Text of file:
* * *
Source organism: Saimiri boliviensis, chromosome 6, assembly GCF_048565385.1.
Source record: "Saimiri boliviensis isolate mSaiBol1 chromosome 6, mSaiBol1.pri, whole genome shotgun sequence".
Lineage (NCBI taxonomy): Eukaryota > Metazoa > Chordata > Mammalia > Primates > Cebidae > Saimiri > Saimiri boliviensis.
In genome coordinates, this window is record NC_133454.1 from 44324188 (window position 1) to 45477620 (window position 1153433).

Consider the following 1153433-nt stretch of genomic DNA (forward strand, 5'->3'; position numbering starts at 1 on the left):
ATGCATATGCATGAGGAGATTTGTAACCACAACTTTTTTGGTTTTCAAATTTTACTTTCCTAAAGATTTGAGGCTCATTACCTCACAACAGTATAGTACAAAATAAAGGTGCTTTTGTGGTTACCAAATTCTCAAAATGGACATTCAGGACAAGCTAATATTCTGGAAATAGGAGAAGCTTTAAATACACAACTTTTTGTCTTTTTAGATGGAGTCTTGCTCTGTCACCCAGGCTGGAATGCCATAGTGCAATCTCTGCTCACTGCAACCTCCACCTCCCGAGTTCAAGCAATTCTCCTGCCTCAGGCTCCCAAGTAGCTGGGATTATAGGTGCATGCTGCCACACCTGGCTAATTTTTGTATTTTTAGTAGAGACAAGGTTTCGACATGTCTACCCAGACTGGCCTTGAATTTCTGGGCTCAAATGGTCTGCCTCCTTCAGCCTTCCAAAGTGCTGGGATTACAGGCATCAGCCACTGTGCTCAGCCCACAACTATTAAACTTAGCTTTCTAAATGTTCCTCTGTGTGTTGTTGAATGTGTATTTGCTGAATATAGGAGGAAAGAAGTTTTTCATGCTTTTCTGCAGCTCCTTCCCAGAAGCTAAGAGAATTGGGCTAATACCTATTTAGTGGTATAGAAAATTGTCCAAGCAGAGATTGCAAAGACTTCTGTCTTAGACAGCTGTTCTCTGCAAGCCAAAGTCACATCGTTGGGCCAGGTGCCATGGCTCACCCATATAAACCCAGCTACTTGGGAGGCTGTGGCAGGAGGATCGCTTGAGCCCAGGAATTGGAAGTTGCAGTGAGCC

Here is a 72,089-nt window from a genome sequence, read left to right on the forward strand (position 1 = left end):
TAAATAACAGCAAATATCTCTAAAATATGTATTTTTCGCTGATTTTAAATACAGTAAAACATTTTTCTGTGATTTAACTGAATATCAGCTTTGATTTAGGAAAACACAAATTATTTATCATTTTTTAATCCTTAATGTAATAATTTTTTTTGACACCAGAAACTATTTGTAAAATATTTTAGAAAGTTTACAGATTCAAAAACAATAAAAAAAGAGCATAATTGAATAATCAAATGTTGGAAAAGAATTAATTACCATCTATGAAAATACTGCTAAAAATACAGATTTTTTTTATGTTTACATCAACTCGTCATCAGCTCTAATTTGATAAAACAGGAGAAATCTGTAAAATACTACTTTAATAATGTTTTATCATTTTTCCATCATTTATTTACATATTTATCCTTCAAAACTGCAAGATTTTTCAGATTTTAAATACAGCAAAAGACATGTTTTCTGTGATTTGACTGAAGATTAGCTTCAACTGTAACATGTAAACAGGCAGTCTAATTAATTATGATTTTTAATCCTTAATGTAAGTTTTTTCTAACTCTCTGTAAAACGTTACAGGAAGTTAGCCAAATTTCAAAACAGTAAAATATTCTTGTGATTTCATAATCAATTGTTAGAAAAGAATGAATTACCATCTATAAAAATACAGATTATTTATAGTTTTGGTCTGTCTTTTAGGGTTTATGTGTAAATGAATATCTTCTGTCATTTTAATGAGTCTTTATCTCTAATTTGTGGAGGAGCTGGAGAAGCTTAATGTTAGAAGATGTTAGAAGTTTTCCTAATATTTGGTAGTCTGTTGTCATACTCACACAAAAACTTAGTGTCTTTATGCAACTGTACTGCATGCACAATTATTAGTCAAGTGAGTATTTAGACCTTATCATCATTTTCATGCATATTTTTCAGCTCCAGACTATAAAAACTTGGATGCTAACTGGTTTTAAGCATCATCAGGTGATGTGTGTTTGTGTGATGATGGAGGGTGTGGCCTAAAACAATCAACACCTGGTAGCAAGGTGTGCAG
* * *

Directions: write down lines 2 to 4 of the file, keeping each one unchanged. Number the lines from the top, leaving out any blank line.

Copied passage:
Source record: "Saimiri boliviensis isolate mSaiBol1 chromosome 6, mSaiBol1.pri, whole genome shotgun sequence".
Lineage (NCBI taxonomy): Eukaryota > Metazoa > Chordata > Mammalia > Primates > Cebidae > Saimiri > Saimiri boliviensis.
In genome coordinates, this window is record NC_133454.1 from 44324188 (window position 1) to 45477620 (window position 1153433).